DOWNTOWN — First Federal Bank of California, a fixture in Santa Monica for 80 years and one of the oldest and largest financial institutions in Los Angeles, has become the latest victim of the volatile real estate market, forced to close its doors Friday by the federal Office of Thrift Supervision.

FirstFed Financial Corp. was unable to repair a loan portfolio filled with billions of dollars in decaying adjustable-rate mortgages. The closure ends a tumultuous period for the 80-year-old savings and loan, which, despite sustaining losses for more than a year, was the longest surviving lender of risky option adjustable-rate mortgage loans.

The Federal Deposit Insurance Corp. was named as the receiver. OneWestBank, located in Pasadena, assumes all deposits, according to officials with the Federal Deposit Insurance Corp.

FirstFed had approximately $6.1 billion in total assets and $4.5 billion in total deposits as of Sept. 30. That made it the sixth biggest depository institution in Los Angeles County.

The 39 branches of First Federal Bank of California were expected to reopen Saturday as branches of OneWestBank. Those with accounts with FirstFed will automatically become depositors of OneWest. Deposits will continue to be insured by the FDIC.

“This transaction is consistent with our strategy to expand the OneWest footprint in our home market of Southern California,” Steven Mnuchin, chairman of OneWest Bank, said in a statement.

FirstFed customers this weekend can access their money by writing checks or using ATM or debit cards. Checks drawn on the bank will continue to be processed. Loan customers should continue to make their payments as usual, federal banking officials said.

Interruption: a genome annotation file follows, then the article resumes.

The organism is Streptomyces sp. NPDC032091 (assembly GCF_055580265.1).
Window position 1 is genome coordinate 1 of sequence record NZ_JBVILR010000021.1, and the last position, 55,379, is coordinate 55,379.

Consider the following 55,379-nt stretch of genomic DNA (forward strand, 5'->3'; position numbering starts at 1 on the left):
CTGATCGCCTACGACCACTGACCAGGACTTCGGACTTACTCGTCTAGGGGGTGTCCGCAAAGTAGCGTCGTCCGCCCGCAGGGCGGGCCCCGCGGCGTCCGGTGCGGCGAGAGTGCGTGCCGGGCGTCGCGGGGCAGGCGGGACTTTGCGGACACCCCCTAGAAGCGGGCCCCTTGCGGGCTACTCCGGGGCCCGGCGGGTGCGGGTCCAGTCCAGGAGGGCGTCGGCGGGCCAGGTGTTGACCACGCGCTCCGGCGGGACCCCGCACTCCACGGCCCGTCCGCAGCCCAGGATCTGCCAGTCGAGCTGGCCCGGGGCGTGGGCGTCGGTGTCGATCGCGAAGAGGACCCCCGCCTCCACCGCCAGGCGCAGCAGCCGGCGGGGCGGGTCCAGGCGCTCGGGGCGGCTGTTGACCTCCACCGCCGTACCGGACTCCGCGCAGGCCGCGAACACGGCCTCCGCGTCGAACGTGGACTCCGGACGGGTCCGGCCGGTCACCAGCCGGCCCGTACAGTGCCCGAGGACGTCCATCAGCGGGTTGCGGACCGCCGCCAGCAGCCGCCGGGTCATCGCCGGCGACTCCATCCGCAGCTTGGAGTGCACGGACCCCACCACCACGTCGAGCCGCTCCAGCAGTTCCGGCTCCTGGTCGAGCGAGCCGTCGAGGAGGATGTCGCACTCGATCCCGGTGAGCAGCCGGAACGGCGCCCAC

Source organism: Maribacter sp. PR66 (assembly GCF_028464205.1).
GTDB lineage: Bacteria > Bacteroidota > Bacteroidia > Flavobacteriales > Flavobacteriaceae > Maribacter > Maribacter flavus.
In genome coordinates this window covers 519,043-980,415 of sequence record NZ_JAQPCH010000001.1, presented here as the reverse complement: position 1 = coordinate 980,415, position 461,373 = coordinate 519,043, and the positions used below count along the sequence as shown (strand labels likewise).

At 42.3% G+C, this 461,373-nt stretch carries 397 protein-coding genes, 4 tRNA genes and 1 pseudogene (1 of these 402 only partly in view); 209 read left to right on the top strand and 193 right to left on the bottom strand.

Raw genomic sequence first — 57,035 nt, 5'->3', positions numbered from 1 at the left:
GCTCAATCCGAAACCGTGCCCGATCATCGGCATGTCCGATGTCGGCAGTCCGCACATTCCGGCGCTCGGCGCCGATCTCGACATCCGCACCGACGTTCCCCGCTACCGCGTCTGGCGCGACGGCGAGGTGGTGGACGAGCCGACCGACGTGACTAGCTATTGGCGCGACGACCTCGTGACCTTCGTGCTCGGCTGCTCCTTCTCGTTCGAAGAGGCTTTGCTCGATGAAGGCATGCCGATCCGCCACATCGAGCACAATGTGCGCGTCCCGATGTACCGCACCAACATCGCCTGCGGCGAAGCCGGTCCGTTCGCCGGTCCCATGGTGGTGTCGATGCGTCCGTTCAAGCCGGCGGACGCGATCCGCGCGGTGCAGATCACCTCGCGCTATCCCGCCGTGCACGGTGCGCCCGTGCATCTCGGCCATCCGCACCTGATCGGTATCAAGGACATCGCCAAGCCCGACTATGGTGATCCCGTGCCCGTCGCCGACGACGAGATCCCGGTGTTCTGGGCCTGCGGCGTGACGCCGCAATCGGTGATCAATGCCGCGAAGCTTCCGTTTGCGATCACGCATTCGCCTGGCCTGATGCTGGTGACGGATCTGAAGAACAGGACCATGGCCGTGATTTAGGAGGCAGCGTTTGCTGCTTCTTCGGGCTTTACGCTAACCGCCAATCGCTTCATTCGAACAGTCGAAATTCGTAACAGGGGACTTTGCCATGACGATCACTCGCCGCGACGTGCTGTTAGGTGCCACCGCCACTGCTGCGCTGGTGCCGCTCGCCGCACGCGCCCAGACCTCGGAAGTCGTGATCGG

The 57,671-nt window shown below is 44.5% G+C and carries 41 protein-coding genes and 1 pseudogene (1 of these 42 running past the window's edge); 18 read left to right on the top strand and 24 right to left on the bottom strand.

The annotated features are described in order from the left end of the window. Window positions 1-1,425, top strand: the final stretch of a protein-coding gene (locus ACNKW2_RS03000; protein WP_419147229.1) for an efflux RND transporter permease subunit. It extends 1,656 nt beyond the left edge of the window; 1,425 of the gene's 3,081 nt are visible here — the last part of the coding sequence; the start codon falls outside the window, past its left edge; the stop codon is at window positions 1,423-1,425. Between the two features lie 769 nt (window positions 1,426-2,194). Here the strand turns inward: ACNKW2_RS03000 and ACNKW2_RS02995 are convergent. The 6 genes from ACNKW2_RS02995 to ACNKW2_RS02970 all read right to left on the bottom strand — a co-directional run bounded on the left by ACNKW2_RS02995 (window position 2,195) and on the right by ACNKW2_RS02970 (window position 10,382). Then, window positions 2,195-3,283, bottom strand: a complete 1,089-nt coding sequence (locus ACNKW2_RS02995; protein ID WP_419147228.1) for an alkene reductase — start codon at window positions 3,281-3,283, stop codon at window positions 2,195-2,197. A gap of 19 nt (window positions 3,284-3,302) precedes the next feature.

In addition to assuming all of the deposits of the failed bank, OneWest Bank agreed to purchase essentially all of the assets.

OneWest’s management has experience sifting through failed mortgage portfolios. The thrift’s predecessor, IndyMac Bank, had been one of the largest originators of risky Alt-A mortgage loans during the housing boom. But as the loans went bad, the institution became one of the largest casualties of the bust, according to the Los Angeles Business Journal.

FirstFed is the fifth local federally insured institution to fail in 2009, and the first since California National Bank was shuttered Oct. 30. Regulators said the closure is expected to cost the FDIC’s deposit insurance fund $146.3 million, the Los Angeles Business Journal reported.

FirstFed has been a fixture in the area since opening its doors in Downtown Santa Monica in 1929, taking deposits and offering personal and home mortgage loans. In 1983, the institution began offering adjustable-rate mortgages, which would become a core product offering.

Over the past decade, however, with Wall Street scrutinizing mortgage loans in large numbers, competition grew heated, driving down underwriting standards. In a recent interview, FirstFed executives admitted to dropping their own standards during the boom times, but said they tried to cut back well before the crash, the Los Angeles Business Journal reported.

Most of the thrift’s recent problems stem from 2005, when FirstFed originated $4.4 billion in single-family loans, primarily option-ARMs. Uneasy with the rapidly growing loan portfolio, the thrift in late 2005 began requiring proof of income for all mortgages, and business dropped by half almost immediately.

With cracks in the housing market beginning to show, FirstFed in 2007 embarked upon an aggressive and moderately successful loan modification program to help stave off problems in its option-ARM portfolio.

Following a $245 million loss in the fourth quarter of 2008, regulators issued a cease and desist order directing the thrift to raise capital. Executives took drastic measures, including laying off 10 percent of its workforce and selling real estate, but were unable to raise new capital.

FirstFed is the 140th FDIC-insured institution to fail in 2009. The closure was the fifth in Los Angeles County this year. Besides Cal National, the other local closures were Alliance Bank in February, First Bank of Beverly Hills in April and Mirae Bank in June.

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